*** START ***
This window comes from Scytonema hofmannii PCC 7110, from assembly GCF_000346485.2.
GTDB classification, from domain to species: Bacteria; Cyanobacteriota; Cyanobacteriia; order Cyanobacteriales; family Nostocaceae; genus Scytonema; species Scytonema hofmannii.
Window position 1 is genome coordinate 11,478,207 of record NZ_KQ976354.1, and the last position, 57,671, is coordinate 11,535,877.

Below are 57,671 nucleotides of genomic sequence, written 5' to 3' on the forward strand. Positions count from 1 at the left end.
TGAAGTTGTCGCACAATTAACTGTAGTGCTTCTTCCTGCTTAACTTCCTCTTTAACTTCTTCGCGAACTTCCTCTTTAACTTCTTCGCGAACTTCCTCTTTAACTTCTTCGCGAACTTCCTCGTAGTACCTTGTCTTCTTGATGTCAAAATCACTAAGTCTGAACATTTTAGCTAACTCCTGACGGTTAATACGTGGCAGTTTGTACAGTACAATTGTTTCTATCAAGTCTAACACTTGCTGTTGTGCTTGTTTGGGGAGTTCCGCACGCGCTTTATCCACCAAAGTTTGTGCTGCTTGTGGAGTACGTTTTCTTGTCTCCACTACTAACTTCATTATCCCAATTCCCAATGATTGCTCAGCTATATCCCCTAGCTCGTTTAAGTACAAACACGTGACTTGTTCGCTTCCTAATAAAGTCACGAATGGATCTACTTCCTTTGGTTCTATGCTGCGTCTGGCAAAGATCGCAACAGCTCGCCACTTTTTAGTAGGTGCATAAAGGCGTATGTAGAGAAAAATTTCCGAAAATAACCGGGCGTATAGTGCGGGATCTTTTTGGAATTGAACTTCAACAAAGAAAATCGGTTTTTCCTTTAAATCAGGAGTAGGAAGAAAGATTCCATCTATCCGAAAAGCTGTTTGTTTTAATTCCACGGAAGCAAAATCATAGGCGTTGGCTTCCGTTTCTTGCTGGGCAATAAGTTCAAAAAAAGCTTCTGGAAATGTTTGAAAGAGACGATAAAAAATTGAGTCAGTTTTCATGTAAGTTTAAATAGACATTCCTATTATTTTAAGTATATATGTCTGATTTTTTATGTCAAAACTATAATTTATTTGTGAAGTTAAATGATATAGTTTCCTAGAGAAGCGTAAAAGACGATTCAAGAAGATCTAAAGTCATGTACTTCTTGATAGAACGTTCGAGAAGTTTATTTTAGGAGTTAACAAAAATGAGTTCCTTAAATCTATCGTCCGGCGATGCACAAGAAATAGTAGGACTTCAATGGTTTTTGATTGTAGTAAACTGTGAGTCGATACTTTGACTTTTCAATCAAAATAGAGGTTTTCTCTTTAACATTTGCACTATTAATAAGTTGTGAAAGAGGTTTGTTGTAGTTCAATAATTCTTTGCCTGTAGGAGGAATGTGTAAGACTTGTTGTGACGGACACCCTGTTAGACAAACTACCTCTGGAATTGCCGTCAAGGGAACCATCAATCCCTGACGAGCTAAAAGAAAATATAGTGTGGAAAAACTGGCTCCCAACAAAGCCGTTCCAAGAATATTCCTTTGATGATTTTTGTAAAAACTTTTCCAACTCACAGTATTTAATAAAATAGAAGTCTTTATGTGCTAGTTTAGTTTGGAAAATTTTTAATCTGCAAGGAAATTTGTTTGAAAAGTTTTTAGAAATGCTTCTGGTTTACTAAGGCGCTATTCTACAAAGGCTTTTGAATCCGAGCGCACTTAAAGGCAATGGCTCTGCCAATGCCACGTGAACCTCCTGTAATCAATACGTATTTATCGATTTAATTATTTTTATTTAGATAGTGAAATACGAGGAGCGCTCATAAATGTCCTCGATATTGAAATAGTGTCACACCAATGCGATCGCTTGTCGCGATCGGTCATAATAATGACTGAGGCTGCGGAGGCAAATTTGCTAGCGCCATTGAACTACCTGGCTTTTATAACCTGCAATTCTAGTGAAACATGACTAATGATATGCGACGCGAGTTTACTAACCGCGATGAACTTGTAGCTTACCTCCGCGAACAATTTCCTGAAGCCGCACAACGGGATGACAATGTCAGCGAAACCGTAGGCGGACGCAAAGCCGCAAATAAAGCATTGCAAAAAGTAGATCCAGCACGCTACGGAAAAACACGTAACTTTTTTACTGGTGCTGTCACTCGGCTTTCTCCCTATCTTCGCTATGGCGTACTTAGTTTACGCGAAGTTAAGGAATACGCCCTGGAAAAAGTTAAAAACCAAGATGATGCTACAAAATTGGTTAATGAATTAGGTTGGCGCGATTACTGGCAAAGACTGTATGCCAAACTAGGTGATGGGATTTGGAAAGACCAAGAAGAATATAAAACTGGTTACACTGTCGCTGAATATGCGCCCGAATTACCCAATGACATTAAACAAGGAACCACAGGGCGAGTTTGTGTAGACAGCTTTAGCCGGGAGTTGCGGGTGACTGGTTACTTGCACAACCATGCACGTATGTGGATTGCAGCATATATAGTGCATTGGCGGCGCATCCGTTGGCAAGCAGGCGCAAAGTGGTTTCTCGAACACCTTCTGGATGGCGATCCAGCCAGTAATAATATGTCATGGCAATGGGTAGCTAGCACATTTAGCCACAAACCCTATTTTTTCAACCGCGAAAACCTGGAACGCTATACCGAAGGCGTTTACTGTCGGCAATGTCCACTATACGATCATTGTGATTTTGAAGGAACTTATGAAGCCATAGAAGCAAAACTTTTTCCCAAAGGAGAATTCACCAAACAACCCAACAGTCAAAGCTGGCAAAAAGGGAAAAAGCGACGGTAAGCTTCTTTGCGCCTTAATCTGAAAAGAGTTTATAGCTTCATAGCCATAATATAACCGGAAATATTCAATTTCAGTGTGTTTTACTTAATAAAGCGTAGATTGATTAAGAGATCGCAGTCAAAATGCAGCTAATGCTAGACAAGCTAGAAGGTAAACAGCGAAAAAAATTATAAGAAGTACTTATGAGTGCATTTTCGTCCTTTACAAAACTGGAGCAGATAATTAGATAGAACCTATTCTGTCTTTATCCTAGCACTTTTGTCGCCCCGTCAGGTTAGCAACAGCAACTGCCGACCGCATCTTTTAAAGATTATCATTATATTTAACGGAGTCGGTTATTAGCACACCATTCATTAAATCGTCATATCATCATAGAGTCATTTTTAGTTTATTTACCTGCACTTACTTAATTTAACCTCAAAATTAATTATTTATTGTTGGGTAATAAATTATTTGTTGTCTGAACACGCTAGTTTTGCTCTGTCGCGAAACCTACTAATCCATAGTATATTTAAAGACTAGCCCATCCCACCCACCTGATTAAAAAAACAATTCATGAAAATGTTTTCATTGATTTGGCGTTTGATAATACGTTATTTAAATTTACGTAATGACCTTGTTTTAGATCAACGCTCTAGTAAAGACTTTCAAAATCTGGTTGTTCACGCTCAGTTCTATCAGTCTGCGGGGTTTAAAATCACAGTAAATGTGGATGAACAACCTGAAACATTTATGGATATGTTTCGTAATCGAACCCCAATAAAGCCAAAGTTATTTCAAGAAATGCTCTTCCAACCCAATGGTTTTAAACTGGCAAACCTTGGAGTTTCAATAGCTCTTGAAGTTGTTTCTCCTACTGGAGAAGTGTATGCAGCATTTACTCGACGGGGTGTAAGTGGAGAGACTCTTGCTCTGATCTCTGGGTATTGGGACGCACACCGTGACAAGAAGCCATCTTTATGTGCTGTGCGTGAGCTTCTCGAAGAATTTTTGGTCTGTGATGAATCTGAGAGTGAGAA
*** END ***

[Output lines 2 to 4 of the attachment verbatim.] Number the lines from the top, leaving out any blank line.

GTDB classification, from domain to species: Bacteria; Cyanobacteriota; Cyanobacteriia; order Cyanobacteriales; family Nostocaceae; genus Scytonema; species Scytonema hofmannii.
Window position 1 is genome coordinate 11,478,207 of record NZ_KQ976354.1, and the last position, 57,671, is coordinate 11,535,877.

Below are 57,671 nucleotides of genomic sequence, written 5' to 3' on the forward strand. Positions count from 1 at the left end.